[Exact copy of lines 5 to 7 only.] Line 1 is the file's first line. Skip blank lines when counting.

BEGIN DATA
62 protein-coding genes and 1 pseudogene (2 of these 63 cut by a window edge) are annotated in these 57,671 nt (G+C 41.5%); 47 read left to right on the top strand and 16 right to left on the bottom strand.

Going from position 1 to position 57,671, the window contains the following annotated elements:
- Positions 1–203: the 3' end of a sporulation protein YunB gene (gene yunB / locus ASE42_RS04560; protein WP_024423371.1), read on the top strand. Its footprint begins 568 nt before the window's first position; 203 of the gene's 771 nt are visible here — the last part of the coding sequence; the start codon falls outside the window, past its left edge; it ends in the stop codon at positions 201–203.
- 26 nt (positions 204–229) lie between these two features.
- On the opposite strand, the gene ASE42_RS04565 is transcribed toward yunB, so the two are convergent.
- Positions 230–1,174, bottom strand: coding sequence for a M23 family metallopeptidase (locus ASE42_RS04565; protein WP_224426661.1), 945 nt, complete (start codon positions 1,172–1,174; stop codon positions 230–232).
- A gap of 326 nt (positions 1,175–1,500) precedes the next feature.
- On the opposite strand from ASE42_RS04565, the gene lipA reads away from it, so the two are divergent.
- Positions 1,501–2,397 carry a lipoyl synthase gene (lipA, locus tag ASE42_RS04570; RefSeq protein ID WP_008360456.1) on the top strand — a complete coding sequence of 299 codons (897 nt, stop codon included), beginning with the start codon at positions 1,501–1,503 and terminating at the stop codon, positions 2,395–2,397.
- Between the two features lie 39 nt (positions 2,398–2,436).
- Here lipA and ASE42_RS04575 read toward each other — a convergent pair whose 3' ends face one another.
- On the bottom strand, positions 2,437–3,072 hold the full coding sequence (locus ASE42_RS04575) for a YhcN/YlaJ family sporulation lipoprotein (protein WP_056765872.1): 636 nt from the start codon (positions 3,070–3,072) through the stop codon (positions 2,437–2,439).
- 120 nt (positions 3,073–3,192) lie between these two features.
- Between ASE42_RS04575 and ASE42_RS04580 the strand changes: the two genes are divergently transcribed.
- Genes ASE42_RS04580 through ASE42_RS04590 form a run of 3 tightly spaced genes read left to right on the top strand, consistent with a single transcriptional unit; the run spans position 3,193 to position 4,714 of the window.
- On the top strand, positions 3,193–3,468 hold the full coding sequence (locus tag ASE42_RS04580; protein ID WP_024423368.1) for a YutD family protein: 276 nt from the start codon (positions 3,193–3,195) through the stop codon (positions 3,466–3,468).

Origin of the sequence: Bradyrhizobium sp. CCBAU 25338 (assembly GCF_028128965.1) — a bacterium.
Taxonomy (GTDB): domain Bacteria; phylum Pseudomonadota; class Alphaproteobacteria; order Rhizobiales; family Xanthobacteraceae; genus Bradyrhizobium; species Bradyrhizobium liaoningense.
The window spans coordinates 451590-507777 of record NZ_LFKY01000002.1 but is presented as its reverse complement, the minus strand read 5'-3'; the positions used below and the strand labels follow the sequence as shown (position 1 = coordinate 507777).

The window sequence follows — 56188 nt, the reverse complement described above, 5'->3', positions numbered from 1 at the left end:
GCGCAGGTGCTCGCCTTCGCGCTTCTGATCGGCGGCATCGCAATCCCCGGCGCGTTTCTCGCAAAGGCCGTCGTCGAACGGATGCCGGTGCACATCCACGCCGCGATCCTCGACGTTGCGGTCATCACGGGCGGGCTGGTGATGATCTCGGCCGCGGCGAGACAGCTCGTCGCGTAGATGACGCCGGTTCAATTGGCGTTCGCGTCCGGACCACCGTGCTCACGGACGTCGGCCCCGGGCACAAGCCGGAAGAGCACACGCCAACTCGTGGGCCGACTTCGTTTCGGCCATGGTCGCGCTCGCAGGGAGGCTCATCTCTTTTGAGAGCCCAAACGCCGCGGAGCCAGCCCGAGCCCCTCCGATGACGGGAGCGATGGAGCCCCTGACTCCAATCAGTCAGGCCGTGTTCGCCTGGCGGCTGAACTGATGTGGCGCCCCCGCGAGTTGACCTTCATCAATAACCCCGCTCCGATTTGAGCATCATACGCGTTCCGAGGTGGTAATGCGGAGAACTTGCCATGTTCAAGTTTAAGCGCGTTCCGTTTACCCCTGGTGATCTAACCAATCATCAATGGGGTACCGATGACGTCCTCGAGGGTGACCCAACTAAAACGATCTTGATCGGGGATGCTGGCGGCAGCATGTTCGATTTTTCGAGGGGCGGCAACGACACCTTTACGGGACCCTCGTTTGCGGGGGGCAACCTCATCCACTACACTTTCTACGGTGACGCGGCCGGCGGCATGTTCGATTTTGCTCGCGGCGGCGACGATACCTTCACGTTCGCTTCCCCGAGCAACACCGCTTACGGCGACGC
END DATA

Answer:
- On the opposite strand, the gene ASE42_RS04565 is transcribed toward yunB, so the two are convergent.
- Positions 230–1,174, bottom strand: coding sequence for a M23 family metallopeptidase (locus ASE42_RS04565; protein WP_224426661.1), 945 nt, complete (start codon positions 1,172–1,174; stop codon positions 230–232).
- A gap of 326 nt (positions 1,175–1,500) precedes the next feature.